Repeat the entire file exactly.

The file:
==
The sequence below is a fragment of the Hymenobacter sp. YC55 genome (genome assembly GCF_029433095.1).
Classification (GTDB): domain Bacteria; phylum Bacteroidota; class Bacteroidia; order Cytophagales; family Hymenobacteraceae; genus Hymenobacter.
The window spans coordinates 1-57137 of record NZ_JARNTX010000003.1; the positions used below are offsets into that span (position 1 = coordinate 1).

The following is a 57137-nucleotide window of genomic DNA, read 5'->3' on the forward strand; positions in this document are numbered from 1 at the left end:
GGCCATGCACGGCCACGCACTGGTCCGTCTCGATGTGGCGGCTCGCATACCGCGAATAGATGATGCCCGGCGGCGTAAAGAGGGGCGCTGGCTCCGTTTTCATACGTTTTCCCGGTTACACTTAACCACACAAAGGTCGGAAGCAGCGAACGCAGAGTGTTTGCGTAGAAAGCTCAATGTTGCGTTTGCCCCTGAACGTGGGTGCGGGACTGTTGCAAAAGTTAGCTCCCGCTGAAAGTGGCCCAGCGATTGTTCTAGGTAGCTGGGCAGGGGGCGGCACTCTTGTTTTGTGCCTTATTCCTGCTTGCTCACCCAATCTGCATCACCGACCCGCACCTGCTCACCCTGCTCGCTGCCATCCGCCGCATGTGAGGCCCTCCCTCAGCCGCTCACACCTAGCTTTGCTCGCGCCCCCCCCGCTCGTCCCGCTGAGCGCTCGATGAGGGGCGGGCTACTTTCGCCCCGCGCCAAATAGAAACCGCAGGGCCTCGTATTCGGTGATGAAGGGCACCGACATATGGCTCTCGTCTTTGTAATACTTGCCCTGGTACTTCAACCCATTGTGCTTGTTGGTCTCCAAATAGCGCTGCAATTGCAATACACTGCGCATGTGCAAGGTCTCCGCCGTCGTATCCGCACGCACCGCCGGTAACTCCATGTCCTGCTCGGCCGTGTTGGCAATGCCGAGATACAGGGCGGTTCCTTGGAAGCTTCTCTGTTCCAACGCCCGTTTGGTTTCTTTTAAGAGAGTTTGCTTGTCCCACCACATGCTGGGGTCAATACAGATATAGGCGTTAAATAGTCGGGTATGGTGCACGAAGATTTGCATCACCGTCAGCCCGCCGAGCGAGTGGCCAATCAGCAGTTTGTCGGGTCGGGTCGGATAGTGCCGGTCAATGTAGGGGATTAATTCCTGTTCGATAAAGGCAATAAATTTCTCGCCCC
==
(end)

The sequence below is a fragment of the Hymenobacter sp. YC55 genome (genome assembly GCF_029433095.1).
Classification (GTDB): domain Bacteria; phylum Bacteroidota; class Bacteroidia; order Cytophagales; family Hymenobacteraceae; genus Hymenobacter.
The window spans coordinates 1-57137 of record NZ_JARNTX010000003.1; the positions used below are offsets into that span (position 1 = coordinate 1).

The following is a 57137-nucleotide window of genomic DNA, read 5'->3' on the forward strand; positions in this document are numbered from 1 at the left end:
GGCCATGCACGGCCACGCACTGGTCCGTCTCGATGTGGCGGCTCGCATACCGCGAATAGATGATGCCCGGCGGCGTAAAGAGGGGCGCTGGCTCCGTTTTCATACGTTTTCCCGGTTACACTTAACCACACAAAGGTCGGAAGCAGCGAACGCAGAGTGTTTGCGTAGAAAGCTCAATGTTGCGTTTGCCCCTGAACGTGGGTGCGGGACTGTTGCAAAAGTTAGCTCCCGCTGAAAGTGGCCCAGCGATTGTTCTAGGTAGCTGGGCAGGGGGCGGCACTCTTGTTTTGTGCCTTATTCCTGCTTGCTCACCCAATCTGCATCACCGACCCGCACCTGCTCACCCTGCTCGCTGCCATCCGCCGCATGTGAGGCCCTCCCTCAGCCGCTCACACCTAGCTTTGCTCGCGCCCCCCCCGCTCGTCCCGCTGAGCGCTCGATGAGGGGCGGGCTACTTTCGCCCCGCGCCAAATAGAAACCGCAGGGCCTCGTATTCGGTGATGAAGGGCACCGACATATGGCTCTCGTCTTTGTAATACTTGCCCTGGTACTTCAACCCATTGTGCTTGTTGGTCTCCAAATAGCGCTGCAATTGCAATACACTGCGCATGTGCAAGGTCTCCGCCGTCGTATCCGCACGCACCGCCGGTAACTCCATGTCCTGCTCGGCCGTGTTGGCAATGCCGAGATACAGGGCGGTTCCTTGGAAGCTTCTCTGTTCCAACGCCCGTTTGGTTTCTTTTAAGAGAGTTTGCTTGTCCCACCACATGCTGGGGTCAATACAGATATAGGCGTTAAATAGTCGGGTATGGTGCACGAAGATTTGCATCACCGTCAGCCCGCCGAGCGAGTGGCCAATCAGCAGTTTGTCGGGTCGGGTCGGATAGTGCCGGTCAATGTAGGGGATTAATTCCTGTTCGATAAAGGCAATAAATTTCTCGCCCC